Cornering a Business Downturn

Have you ever attended a car racing school? I had the opportunity a couple of years back and I learned some very good lessons that apply to life as well as the roadway. One of the first lessons you learn is about cornering or negotiating a turn. The basic method goes like this: you slow down before coming to the turn by letting go of the gas and, this is key, AVOID using the brakes. Then as you reach the half-way point on the turn, you start accelerating to insure your placement out of the turn.

Before I explain the extension of this lesson to business, let's consider the three points above more closely. As you're speeding down a straightway, you are accelerating. You continue pressing the gas until the very last moment before the turn starts. Then you let go of the gas so that you don't lose control and hit the wall or spin out of control. Now, you have an option. You can press the brake down gently to slow you down more, but that creates two compromises: you give up the momentum you just built up on the straightaway and you might risk spinning out of control. Both of these mean you loose your position on that turn.

Once you reach the half-way point in the turn, you slowly press down the gas. Why? Because you want to create a sling-shot effect and come out of that turn hard enough to push you ahead on the race. You press it down as quickly as you can, but not too fast to break traction. You want to push the limit, but not loose control. You want to give it so much gas that once you round the corner, when you're out of the turn, the car's momentum takes you within a few inches of the edge of the road or the cement barrier. All of this is to insure you get an edge on your competitor.

Now let's see how this idea applies to business. Think of the turn in the road as any reason your business has to slow its pace like the start of our current recession. The gasoline that feeds the engine is the dollars you spend that run your business. These are dollars for your facilities, supplies, R&D, sales efforts, acquiring, training and retaining staff. The acceleration then is the speed and direction of your business growth. Lastly, the positioning on the track is similar to that of your business with respect to your competitors.

During a slow economy, as you approach that turn, your organization has to take measures to reduce its momentum. That may mean reducing office expenses, work hours, or even staff. However, you don't want to unload too much, nor eliminate your R&D dollars and training investment in your staff. To do so would be like hitting the brakes and loosing all the competitive momentum you've built up over the years.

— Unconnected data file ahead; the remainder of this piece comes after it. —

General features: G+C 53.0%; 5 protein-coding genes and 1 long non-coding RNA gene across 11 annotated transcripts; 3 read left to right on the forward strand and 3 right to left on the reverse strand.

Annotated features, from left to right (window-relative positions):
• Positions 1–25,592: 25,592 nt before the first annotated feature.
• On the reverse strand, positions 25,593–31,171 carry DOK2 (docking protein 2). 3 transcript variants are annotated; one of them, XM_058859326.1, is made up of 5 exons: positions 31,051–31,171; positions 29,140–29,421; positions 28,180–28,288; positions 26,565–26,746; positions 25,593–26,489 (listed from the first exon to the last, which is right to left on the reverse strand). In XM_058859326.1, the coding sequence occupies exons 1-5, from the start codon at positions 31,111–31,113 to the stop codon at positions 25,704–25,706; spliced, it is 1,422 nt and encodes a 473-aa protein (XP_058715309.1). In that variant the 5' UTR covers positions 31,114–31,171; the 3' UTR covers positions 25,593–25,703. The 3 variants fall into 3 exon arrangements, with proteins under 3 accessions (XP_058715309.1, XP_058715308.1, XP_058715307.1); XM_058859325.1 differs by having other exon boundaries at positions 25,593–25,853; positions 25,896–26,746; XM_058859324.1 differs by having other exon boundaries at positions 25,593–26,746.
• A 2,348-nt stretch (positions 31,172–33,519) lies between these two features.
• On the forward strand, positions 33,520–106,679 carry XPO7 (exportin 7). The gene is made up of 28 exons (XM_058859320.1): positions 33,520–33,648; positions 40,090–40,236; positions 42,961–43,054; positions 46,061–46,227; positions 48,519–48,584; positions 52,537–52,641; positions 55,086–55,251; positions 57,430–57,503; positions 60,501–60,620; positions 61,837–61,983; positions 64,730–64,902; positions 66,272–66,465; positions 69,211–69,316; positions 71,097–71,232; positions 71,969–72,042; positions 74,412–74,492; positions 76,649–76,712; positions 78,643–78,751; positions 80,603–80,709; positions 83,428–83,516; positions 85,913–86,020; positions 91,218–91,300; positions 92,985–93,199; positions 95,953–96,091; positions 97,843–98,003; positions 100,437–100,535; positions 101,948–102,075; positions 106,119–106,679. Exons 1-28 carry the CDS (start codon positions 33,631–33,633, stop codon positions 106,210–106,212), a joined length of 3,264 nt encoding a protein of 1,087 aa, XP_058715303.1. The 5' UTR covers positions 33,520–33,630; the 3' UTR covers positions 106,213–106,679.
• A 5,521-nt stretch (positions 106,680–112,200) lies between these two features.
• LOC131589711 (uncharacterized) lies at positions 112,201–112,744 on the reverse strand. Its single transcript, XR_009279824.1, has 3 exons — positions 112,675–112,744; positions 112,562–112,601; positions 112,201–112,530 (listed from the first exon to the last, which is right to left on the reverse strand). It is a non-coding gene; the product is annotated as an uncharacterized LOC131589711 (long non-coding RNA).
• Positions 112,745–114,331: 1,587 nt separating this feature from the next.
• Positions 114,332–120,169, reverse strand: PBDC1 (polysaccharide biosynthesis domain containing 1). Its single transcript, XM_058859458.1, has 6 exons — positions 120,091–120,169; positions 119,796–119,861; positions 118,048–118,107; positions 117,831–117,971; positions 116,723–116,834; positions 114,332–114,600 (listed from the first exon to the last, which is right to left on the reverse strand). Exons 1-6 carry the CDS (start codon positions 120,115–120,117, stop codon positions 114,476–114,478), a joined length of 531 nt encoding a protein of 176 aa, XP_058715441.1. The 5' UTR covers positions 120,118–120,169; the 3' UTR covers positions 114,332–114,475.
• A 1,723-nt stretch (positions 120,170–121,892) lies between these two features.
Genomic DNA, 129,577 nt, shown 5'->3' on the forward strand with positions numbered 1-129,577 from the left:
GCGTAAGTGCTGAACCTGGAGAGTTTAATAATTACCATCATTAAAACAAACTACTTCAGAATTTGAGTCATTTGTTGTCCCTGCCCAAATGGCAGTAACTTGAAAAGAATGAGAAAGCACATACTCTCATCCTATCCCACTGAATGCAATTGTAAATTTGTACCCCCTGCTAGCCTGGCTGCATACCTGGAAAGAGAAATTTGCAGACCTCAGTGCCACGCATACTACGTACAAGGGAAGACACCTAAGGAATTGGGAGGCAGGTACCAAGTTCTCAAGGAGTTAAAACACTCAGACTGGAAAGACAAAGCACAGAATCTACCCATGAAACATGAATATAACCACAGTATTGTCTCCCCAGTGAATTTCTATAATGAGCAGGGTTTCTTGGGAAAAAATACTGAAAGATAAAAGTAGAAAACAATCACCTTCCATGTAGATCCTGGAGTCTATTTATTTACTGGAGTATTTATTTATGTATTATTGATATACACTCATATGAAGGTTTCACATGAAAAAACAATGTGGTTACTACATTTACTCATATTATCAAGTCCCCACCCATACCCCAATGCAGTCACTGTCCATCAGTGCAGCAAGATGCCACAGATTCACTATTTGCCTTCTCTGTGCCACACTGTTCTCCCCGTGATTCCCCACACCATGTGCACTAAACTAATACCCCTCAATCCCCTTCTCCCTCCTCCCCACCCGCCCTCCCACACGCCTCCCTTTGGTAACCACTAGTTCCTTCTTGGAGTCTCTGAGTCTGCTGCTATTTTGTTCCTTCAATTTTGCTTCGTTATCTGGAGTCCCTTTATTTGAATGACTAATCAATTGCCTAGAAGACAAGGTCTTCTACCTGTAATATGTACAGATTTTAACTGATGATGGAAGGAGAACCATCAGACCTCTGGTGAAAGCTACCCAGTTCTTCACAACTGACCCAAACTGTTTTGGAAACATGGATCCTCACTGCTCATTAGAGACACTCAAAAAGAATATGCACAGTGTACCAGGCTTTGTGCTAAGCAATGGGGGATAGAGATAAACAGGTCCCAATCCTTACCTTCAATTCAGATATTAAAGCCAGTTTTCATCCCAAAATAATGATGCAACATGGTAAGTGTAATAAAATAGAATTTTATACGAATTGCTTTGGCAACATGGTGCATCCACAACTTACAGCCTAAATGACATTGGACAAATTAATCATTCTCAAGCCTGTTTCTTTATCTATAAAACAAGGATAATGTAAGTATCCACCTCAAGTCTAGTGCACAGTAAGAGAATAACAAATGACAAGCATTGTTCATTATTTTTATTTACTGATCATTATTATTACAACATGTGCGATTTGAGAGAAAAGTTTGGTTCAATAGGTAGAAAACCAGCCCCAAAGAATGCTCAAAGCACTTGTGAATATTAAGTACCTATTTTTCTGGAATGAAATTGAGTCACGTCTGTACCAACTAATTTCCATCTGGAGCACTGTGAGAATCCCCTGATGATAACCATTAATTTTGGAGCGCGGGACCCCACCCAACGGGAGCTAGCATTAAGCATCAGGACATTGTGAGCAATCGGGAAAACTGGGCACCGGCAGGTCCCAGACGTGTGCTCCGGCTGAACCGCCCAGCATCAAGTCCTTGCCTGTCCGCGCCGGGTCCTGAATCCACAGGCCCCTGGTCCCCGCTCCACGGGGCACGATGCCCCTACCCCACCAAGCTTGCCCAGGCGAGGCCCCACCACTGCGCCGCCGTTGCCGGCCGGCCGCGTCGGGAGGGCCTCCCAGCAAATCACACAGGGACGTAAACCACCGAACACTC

By continuing your R&D efforts, retaining and training your staff, while making strong sales strides, you'll insure your company doesn't loose its competitive position in the downturn. However, just as in negotiating a corner, you still need a little something else to help you pass your competitors in coming out of the downturn.

This is where acceleration comes in. By acceleration I mean the increase in your company spending on R&D dollars, staff acquisition and related training. So, when do you do it? I admit, It's easier to know when you've reached the half-way point on a corner then the half-way point in a business downturn. Nevertheless, you can look at the reliability and strength of your sales pipeline data to determine how much and how quickly the clients will buy. Though this method may provide only a coarse guideline, it can still be reliable.

What I've described here focuses on a company, but the same analogy applies to an individual contractor or employee in search of the next opportunity. Simply focusing all efforts on finding the next client or employer is not enough. You must also invest in yourself through training, certification, education or whatever else you'd like to call it.

You must extend efforts in personal "R&D" where you're acquiring and practicing a new knowledge set. This may mean attending conferences, classes, or acquiring a new certification to demonstrate your expertise. Once you've acquired the new knowledge set, you can then volunteer your services to gain the experience on applying and speaking more intelligibly to it.

Naturally you're asking whether we're at that half-way point in the recession. Should we increase our spending now? I think the answer is yes if you believe the Chapman University Economic Forecast team's predictions.

So, are you poised to gain the advantage over your competitors?